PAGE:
Name given to the type of computer system such as Apple (Mac) and Windows (PC). Many peripherals such as cameras, scanners and printers come with a dual CD that allows downloading, scanning and printing software and drivers to be installed on MAC or PC computers. USB products are often compatible with both types of computer platform.
Term used to describe the latest USB peripherals that can be connected and set up while the computer is left switched on. The manufacturer’s dream of easy connectivity hasn’t fully been realised and the term is often abused as plug & pray!
Software that either allows users to access peripherals, such as a scanner, through their image manipulation software or adds features to an existing application, such as filters or third-party add ons.
The Point & Scroll is a USB Mouse with two buttons and a scrolling wheel. Both buttons are easily programmed via a simple control panel, so users can adjust the mouse to their preferences, whether it be a single click, double click, drag or contextual menu activation. The mouse is comfortable for both right and left hand users and the buttons may be adjusted for left hand users.
Light waves that are restricted to vibrate in one plane and at right angles to their direction whereas non polarised light is random.
A filter with a grey appearance that (partially) blocks polarised light. It's used in front of the lens to reduce glare and enrich colours. There are linear and circular polarising filters. Circular polarising filters work best with autofocusing systems. These filters rotate in their mount, by which method the photographer controls the amount of polarised light that reaches the film or sensor. Keep in mind that a polarising filter only works when used at an angle to the light. When shooting landscapes, for instance, try to shoot at an angle of about 90 degrees to the sun.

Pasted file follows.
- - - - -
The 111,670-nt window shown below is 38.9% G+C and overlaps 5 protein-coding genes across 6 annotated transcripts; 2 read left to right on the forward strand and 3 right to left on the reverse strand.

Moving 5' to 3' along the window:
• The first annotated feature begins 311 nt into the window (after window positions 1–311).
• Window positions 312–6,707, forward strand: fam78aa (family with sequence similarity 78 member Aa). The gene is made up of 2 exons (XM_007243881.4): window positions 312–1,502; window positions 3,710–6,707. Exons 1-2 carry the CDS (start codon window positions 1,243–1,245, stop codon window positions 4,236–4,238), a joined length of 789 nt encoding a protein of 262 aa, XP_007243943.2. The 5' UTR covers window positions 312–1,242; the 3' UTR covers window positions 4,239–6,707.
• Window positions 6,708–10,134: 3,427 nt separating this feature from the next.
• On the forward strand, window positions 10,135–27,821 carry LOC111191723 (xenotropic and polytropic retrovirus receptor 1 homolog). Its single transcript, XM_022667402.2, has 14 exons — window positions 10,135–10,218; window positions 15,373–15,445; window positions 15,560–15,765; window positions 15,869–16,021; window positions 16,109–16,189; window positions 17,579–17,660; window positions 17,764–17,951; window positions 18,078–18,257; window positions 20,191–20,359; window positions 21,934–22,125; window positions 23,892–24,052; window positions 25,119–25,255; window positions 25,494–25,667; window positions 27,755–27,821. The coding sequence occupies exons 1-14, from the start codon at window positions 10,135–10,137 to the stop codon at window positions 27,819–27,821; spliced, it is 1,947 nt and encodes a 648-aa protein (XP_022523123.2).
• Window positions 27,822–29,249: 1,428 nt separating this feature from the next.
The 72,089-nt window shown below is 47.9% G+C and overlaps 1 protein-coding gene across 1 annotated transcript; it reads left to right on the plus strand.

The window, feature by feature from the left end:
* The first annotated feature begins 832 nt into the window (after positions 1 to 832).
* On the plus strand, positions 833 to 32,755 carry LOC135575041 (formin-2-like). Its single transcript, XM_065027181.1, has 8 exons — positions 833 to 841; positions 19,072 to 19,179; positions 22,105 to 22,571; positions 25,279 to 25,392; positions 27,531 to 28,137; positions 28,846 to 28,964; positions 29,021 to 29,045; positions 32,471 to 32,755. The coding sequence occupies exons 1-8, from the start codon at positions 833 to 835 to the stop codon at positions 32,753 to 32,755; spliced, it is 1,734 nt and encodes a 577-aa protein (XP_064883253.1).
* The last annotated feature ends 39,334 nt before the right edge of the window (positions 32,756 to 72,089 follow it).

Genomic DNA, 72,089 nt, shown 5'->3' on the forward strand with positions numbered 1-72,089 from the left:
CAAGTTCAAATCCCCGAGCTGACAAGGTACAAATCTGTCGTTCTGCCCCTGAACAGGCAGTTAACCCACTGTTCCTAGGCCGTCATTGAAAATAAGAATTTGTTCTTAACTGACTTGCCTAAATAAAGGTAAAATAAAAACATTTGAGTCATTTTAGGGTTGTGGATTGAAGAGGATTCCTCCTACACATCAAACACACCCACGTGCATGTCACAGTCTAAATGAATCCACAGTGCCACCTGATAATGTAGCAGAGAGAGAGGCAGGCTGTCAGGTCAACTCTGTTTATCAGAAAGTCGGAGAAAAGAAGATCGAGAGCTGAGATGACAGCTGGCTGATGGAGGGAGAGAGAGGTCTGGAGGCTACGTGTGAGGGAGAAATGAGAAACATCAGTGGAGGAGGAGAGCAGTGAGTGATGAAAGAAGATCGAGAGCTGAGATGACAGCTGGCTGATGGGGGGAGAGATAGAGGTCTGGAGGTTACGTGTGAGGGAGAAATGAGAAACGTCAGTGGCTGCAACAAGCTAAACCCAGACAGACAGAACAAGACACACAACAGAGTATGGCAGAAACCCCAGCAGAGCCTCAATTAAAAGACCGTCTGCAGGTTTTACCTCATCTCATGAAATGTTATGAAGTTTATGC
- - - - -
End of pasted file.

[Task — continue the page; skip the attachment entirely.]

A film holder, named after the company who made the first instant film. It fits on the back of a medium-format camera or slides into a large format film holder that takes instant-picture material.
Kodaks name for variable contrast paper.
The conventional shape binoculars where light is bounced through 90 using a series of prisms. The other common type, used by many of the slim pocket style models, is roof prism that allows a straight tubed body.
An automatic exposure mode which chooses a large aperture to help blur distant objects, which is considered pleasing for portraiture.
A film (transparancy) that, when viewed, is like the original in tone and colour, unlike a negative film where tones appear reversed.
Language used to control high quality laser printers to ensure text and graphics appear correctly when printed.
A focusing system that is power controlled by pressing a button or lever on the camera body.
A flash mode that's used to reduce the power of the output to quarter or half power. Some of the more advanced flashguns can reduce the output to 1/64 power which is useful for macro photography.
An indication of resolution for digital pictures taken by a camera or scanned in.
A black & white film or paper developer that includes the developing agents phenidone and hydroquinone.
Red, green and blue.
A computer peripheral that’s used to output prints from digital images or data files. Most inexpensive printers are inkjet models that squirt out tiny jets of ink onto paper to make up the photograph. More expensive models tend to be either laser printer or dye-sublimation printers.
A darkroom technique used to give more exposure to certain areas of the photograph during printing.
A removable back for the film chamber that adds additional camera controls such as autobracketing and time lapse.
An automatic exposure mode that sets the camera's aperture and shutter speed often referred to on camera dials and panels as P. What sets it apart from Auto mode, is that all the other functions, including exposure compensation, can still be adjusted.
A program mode thats used to adjust the shutter and aperture combinations that were set automatically by the camera in its program mode.
A technique used to reduce subject contrast and film speed by overexposing and underdeveloping.
A technique used to increase contrast and film speed by underexposure and overdevelopment. Also known as uprating.